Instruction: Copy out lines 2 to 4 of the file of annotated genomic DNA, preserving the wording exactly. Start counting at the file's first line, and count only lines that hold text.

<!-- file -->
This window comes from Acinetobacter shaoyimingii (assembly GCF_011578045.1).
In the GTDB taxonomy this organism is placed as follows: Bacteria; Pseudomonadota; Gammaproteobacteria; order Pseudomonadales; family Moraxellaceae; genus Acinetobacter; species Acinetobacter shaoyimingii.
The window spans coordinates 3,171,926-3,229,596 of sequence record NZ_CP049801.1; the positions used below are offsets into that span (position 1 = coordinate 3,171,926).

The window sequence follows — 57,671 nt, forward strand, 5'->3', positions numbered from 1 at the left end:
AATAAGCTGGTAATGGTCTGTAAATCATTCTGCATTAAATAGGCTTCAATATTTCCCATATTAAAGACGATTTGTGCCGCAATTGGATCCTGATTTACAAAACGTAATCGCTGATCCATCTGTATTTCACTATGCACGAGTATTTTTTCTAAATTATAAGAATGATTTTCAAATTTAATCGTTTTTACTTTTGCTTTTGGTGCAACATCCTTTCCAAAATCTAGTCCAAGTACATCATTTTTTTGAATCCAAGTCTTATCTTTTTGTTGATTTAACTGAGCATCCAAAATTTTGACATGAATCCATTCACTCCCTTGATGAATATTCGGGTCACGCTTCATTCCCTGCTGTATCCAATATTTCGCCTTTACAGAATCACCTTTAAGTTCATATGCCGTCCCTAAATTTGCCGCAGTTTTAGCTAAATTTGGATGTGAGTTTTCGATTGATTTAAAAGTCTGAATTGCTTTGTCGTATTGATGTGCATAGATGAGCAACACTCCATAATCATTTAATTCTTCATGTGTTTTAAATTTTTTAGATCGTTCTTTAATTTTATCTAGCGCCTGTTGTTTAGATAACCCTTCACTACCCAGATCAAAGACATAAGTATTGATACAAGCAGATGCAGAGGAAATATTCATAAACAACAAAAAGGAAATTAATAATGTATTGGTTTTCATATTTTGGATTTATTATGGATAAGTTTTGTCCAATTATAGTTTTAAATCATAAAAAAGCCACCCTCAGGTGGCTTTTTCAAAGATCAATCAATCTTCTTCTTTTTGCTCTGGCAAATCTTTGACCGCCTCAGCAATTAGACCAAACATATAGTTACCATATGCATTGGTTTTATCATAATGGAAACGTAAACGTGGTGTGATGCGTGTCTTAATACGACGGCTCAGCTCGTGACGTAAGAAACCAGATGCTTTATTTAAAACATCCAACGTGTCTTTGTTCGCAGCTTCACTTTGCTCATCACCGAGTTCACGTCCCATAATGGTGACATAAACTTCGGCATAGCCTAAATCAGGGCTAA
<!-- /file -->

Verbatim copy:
In the GTDB taxonomy this organism is placed as follows: Bacteria; Pseudomonadota; Gammaproteobacteria; order Pseudomonadales; family Moraxellaceae; genus Acinetobacter; species Acinetobacter shaoyimingii.
The window spans coordinates 3,171,926-3,229,596 of sequence record NZ_CP049801.1; the positions used below are offsets into that span (position 1 = coordinate 3,171,926).

The window sequence follows — 57,671 nt, forward strand, 5'->3', positions numbered from 1 at the left end: